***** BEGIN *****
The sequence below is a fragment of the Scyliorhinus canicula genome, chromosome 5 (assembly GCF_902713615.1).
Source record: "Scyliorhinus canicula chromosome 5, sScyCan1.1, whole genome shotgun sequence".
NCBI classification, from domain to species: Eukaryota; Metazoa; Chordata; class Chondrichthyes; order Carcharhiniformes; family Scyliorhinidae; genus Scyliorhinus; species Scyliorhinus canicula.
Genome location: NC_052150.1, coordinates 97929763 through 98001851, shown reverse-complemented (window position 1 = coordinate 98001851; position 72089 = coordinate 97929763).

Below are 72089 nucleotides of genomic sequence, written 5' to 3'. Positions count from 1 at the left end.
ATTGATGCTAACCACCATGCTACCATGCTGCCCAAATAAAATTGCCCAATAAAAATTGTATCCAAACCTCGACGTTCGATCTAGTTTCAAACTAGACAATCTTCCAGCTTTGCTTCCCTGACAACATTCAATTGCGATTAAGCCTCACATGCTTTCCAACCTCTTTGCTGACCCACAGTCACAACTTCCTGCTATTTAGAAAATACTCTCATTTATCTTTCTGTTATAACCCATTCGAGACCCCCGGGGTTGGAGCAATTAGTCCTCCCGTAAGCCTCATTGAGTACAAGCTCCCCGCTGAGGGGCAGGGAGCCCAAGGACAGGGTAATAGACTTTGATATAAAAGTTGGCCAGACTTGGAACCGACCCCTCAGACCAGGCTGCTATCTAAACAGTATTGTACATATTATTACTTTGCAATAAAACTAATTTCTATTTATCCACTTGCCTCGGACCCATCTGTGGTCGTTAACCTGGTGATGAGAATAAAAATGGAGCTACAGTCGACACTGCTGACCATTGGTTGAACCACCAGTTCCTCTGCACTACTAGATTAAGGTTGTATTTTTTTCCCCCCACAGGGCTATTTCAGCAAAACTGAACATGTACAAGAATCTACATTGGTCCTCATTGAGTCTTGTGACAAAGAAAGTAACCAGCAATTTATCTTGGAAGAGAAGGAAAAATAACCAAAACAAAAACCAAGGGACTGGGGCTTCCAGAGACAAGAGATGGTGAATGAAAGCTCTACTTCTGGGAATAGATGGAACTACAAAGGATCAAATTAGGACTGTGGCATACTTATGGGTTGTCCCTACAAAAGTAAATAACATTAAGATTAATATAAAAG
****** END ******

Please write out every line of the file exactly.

The sequence below is a fragment of the Scyliorhinus canicula genome, chromosome 5 (assembly GCF_902713615.1).
Source record: "Scyliorhinus canicula chromosome 5, sScyCan1.1, whole genome shotgun sequence".
NCBI classification, from domain to species: Eukaryota; Metazoa; Chordata; class Chondrichthyes; order Carcharhiniformes; family Scyliorhinidae; genus Scyliorhinus; species Scyliorhinus canicula.
Genome location: NC_052150.1, coordinates 97929763 through 98001851, shown reverse-complemented (window position 1 = coordinate 98001851; position 72089 = coordinate 97929763).

Below are 72089 nucleotides of genomic sequence, written 5' to 3'. Positions count from 1 at the left end.
ATTGATGCTAACCACCATGCTACCATGCTGCCCAAATAAAATTGCCCAATAAAAATTGTATCCAAACCTCGACGTTCGATCTAGTTTCAAACTAGACAATCTTCCAGCTTTGCTTCCCTGACAACATTCAATTGCGATTAAGCCTCACATGCTTTCCAACCTCTTTGCTGACCCACAGTCACAACTTCCTGCTATTTAGAAAATACTCTCATTTATCTTTCTGTTATAACCCATTCGAGACCCCCGGGGTTGGAGCAATTAGTCCTCCCGTAAGCCTCATTGAGTACAAGCTCCCCGCTGAGGGGCAGGGAGCCCAAGGACAGGGTAATAGACTTTGATATAAAAGTTGGCCAGACTTGGAACCGACCCCTCAGACCAGGCTGCTATCTAAACAGTATTGTACATATTATTACTTTGCAATAAAACTAATTTCTATTTATCCACTTGCCTCGGACCCATCTGTGGTCGTTAACCTGGTGATGAGAATAAAAATGGAGCTACAGTCGACACTGCTGACCATTGGTTGAACCACCAGTTCCTCTGCACTACTAGATTAAGGTTGTATTTTTTTCCCCCCACAGGGCTATTTCAGCAAAACTGAACATGTACAAGAATCTACATTGGTCCTCATTGAGTCTTGTGACAAAGAAAGTAACCAGCAATTTATCTTGGAAGAGAAGGAAAAATAACCAAAACAAAAACCAAGGGACTGGGGCTTCCAGAGACAAGAGATGGTGAATGAAAGCTCTACTTCTGGGAATAGATGGAACTACAAAGGATCAAATTAGGACTGTGGCATACTTATGGGTTGTCCCTACAAAAGTAAATAACATTAAGATTAATATAAAAG